"One moment," Helen intervened eagerly. "Is it possible, Mr. - Lessingham, that you have seen Major Felstead lately?"

"A matter of fifty-six hours ago, Miss Fairclough. I am happy to tell you that be was looking, under the circumstances, quite reasonably well."

Helen caught up a photograph from the table by her side, and came over to their visitor's side.

"This was taken just before be went out the first time," she continued. "Is he anything like that now?"

Mr. Hamar Lessingham sighed and shook his head.

"You must expect," he warned her, "that prison and hospital have had their effect upon him. He was gaining strength every day, however, when I left."

Philippa held out her hand. She had been looking curiously at their visitor.

"Helen, dear, afterwards we will get Mr. Lessingham to talk to us about Dick," she insisted. "First there are some questions which I must ask."

He bowed slightly and drew himself up. For a moment it seemed as though they were entering upon a duel - the slight, beautiful woman and the man in rags.

"Just now," she began, "you told us that you saw Major Felstead, my brother, fifty-six hours ago."

"That is so," he assented.

"But it is impossible!" she pointed out. "My brother is a prisoner of war in Germany."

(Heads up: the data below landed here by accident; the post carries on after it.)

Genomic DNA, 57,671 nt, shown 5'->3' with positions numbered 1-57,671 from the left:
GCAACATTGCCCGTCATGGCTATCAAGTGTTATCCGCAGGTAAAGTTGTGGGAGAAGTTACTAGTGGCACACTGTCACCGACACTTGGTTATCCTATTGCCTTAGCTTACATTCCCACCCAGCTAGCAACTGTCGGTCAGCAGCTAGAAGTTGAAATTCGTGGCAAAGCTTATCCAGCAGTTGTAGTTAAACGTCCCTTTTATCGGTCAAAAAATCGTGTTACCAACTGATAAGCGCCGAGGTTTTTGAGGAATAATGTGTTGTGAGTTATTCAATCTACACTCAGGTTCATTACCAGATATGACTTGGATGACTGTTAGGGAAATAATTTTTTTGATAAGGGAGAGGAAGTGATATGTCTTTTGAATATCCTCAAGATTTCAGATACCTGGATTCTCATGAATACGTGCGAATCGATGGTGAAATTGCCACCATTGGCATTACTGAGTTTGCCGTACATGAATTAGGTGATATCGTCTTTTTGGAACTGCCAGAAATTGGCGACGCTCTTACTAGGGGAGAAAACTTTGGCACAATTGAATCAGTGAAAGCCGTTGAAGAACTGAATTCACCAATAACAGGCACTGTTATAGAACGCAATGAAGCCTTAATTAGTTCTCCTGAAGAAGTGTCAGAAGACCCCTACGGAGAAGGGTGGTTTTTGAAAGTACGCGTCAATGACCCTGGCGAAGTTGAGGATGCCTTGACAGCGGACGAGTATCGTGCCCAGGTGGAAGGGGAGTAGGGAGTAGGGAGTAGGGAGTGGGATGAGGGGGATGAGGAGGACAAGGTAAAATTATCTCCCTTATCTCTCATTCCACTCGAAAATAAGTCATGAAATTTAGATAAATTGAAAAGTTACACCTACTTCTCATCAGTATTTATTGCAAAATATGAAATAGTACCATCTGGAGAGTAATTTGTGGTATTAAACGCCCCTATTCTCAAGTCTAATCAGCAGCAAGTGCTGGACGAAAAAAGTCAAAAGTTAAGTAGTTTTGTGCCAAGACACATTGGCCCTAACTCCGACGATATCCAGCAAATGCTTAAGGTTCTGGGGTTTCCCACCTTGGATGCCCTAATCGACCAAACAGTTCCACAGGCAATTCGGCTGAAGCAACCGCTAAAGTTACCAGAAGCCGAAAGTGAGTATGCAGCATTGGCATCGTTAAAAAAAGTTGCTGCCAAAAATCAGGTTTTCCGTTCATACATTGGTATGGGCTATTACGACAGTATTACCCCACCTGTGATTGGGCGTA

"Precisely," he replied, "and not, I am afraid, under the happiest conditions, he has been unfortunate in his camp. Let us talk about him, shall we?"

"Are you mad," Helen demanded, "or are you trying to confuse us?"

"My dear young lady!" he protested. "Why suppose such a thing? I was flattering myself that my conversation and deportment were, under the circumstances, perfectly rational."

"But you are talking nonsense," Philippa insisted. "You say that you saw Major Felstead fifty-six hours ago. You cannot mean us to believe that fifty-six hours ago you were at Wittenberg."

"That is precisely what I have been trying to tell you," he agreed.

"But it isn't possible!" Helen gasped.

"Quite, I assure you," he continued; "in fact, we should have been here before but for a little uncertainty as to your armaments along the coast. There was a gun, we were told, somewhere near here, which we were credibly informed had once been fired without the slightest accident."

Philippa's eyes seemed to grow larger and rounder.

"He's raving!" she decided.

"He isn't!" Helen cried, with sudden divination. "Is that your hat?" she asked, pointing to the table where Nora had left her trophy.

"It is," he admitted with a smile, "but I do not think that I will claim it."

"You were in the observation car of that Zeppelin!"

Lessingham extended his hand.

"Softly, please," he begged. "You have, I gather, arrived at the truth, but for the moment shall it be our secret? I made an exceedingly uncomfortable, not to say undignified descent from the Zeppelin which passed over Dutchman's Common last night."

"Then," Philippa cried, "you are a German!"

"My dear lady, I have escaped that misfortune," Lessingham confessed. "Do you think that none other than Germans ride in Zeppelins?"